Knowing Your Blind Spots with Your Manager

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There’s nothing worse in one’s work life than when the relationship with one’s manager is not working correctly.   No matter what the reason, it causes stress during the work day, and it can affect one’s career path in the organization when the relationship is not working as well as it could be.   At the same time, it’s all too easy to point fingers at a manager and to blame others in positions of higher authority.  Let’s face it, we all have blind spots.  In an HBR article titled “Dealing with an Incompetent Boss”, the author shares some of the issues that occur when facing this problem and makes some suggestions about how to deal with it.

First of all, it’s not an uncommon problem.  People get promoted for all sorts of reasons, and sometimes these individuals are missing important skills to be a good manager:

Ineptitude in managers is unfortunately common. McKee says that’s because too many companies promote people for the wrong reasons. People get ahead because they show results or have the right technical capabilities, but they often don’t have the requisite people skills

The impact of a bad boss can be enough to make anyone want to leave their job, sap their productivity and even affect their health.

But before jumping off the bridge about leaving any job, the article says to take a step back and see the forest through the tress.  Among the recommendations, these jumped out:

Identify the Incompetence

Sometimes when working for someone, we just don’t have all the facts.  As an underling, we’re not privy to all that is on our manager’s plate – their pressures, their MBO’s, and such.  This is even more complex when a manager is not geographically co-located with the direct report or the manager is completely virtual.  All one has to go on are expressionless email and telephone conversations.  It’s really easy for things to get skewed and misinterpreted in those scenarios.  The article noted:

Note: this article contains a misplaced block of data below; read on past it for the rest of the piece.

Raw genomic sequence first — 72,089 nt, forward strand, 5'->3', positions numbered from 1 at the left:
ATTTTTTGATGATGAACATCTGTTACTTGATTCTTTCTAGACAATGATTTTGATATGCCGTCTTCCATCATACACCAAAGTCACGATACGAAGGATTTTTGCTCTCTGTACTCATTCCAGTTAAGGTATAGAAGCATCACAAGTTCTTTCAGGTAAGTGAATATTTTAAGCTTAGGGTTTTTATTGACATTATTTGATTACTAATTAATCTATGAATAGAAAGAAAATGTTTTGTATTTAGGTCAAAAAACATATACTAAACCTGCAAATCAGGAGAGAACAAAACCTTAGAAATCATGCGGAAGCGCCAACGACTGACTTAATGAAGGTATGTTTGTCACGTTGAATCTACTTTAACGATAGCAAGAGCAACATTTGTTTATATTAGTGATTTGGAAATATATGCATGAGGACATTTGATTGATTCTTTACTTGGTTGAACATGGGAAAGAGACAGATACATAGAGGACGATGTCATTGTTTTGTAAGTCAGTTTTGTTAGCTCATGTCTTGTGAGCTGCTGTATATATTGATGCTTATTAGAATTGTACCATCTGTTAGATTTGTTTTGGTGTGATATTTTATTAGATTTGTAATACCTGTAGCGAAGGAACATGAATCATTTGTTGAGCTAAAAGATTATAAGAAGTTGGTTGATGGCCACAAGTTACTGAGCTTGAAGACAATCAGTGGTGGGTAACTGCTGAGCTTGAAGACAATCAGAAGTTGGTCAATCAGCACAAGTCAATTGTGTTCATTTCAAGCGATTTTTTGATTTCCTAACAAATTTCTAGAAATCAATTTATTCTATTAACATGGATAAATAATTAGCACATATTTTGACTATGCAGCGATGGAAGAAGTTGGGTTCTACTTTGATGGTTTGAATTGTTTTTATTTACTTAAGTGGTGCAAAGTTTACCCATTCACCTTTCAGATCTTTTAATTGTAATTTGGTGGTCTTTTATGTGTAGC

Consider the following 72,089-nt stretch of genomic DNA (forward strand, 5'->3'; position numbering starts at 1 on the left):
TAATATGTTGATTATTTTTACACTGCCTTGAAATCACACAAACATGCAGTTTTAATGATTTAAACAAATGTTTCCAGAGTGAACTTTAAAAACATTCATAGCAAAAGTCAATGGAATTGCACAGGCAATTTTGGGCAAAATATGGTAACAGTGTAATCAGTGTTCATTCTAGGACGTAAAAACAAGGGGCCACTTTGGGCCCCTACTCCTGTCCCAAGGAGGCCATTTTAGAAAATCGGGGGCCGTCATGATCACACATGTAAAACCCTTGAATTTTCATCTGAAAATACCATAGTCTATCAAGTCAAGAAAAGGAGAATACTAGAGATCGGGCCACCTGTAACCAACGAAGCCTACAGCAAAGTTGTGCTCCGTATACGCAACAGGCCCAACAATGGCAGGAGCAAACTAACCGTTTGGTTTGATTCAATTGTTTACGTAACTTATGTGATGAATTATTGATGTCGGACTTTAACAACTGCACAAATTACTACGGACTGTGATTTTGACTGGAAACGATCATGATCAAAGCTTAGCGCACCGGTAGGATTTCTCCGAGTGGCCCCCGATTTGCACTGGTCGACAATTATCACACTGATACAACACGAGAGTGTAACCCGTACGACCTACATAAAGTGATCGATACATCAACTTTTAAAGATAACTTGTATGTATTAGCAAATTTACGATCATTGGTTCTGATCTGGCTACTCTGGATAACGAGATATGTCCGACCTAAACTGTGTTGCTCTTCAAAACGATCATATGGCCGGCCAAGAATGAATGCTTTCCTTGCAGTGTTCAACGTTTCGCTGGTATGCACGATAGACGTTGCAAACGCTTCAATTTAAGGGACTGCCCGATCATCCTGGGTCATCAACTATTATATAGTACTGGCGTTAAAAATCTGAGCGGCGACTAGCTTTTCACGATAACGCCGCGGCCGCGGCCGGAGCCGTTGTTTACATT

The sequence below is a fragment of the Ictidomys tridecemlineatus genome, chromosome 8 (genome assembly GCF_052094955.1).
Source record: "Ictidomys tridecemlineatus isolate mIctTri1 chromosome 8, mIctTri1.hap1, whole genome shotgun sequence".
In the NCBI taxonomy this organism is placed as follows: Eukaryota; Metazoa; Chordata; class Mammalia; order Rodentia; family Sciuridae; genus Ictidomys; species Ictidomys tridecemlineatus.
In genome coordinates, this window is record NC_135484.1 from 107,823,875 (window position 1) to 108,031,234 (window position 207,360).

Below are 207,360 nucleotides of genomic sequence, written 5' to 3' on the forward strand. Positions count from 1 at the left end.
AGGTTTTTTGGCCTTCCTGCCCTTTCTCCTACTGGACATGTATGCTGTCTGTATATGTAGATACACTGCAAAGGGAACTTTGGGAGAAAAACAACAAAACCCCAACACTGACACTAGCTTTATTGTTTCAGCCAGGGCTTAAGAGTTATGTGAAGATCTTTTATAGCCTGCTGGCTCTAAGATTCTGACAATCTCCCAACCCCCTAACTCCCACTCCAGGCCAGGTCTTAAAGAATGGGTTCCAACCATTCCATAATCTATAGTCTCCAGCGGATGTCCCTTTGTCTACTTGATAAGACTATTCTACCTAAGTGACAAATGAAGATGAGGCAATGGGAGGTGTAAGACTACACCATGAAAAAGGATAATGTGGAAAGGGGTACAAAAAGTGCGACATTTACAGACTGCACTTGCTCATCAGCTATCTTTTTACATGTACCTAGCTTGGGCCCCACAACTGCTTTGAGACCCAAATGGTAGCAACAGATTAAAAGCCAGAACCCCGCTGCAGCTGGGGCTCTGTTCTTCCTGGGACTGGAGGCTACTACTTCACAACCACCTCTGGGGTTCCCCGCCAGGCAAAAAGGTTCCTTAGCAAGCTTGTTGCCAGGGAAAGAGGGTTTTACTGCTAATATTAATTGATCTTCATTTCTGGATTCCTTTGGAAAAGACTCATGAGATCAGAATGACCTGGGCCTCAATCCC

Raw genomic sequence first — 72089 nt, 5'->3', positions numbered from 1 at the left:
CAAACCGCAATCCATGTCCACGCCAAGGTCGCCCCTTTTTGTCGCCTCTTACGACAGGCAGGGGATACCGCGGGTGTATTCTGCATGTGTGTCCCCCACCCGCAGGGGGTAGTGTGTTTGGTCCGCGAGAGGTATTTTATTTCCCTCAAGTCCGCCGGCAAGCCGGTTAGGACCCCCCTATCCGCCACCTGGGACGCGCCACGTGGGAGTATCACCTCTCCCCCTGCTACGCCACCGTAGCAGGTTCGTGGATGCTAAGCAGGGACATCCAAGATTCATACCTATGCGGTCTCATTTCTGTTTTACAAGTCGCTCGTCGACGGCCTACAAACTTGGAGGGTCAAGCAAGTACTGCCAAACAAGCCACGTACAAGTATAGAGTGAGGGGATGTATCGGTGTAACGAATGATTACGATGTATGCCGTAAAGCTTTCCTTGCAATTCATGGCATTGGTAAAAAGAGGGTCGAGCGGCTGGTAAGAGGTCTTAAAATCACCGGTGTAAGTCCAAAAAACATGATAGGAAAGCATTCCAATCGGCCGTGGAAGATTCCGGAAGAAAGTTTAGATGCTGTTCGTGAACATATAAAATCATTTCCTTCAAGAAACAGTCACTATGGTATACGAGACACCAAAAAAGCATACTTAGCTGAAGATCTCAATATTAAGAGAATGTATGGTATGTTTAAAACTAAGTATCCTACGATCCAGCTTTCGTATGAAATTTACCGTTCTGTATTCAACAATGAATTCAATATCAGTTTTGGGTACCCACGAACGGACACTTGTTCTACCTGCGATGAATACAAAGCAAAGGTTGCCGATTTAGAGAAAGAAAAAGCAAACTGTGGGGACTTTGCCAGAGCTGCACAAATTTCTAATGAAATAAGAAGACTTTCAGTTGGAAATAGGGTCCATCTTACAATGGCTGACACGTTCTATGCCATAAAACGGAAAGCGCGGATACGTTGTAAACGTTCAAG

“When you’re looking at your boss, the first thing you need to do before you judge, is look at yourself,” says McKee. Many people have blind spots when it comes to their bosses… Ask yourself whether you are jealous of her position or if you have a natural tendency to resist authority.

Consider whether you have all of the relevant information. “Be cautious about your judgment until you collect the evidence,” says Useem. Remember she may have stressors you don’t see or fully understand. “It’s very common for people to completely miss the pressures their boss is under. Partly because a good manager will buffer you from them,” says McKee.

 Make it about you, not your boss
This one made sense because whenever someone is criticized, especially a boss, the defensive mechanisms will be kicked into high gear.  If the comment can be framed by what is trying to be accomplished without blaming or insinuating a lack of support, everyone will be better off:

“Telling someone who is not self aware that they aren’t self aware is generally not helpful,” McKee explains. Instead, say something like: “I want to do a good job and achieve my goals, and I need your help to do that.” Be specific about what you want: his input on your work, an introduction to another colleague, his permission to reach out to a client, etc. …. Help him solve the problem.”

There were a few other practical suggestions recommended along with a couple of stories that shared complicated manager-employee relationships.

Overall, we know that we cannot get along with everyone all of the time.  Hopefully, if one is having a problem relationship with a manager, a tactful way to deal with it can be found.  Sometimes it cannot, and leaving the organization is the right choice.  It’s worth taking the extra effort to find a mutually beneficial solution; it will prepare any future management challenges or roles because managing people is not an easy job.  It seems that the easiest times are when one is able to choose his or her manager; however, things change in organizations.  The best communication lessons are learned when assigned a new manager. One has to get creative and find the right balance of communication and managing up to that person.  It’s a constant balancing act.

What are your experiences in dealing with a manager that isn’t working out great with you?


About the Author: Steve Prettyman, AASEE, AASPI, BSM, MBA, C.P.M., CCST III is an licensed journeyman electrician with 10 years of commercial/industrial construction experience, 2 years of industrial maintenance experience, 5 years of project management experience, and 6 years of purchasing experience. Steve is currently employed as a Senior Sourcing Specialist for engineered electrical hardware for The Dow Chemical Company in Houston, Texas where he resides with his wife of 15 years, Jacquelyn.

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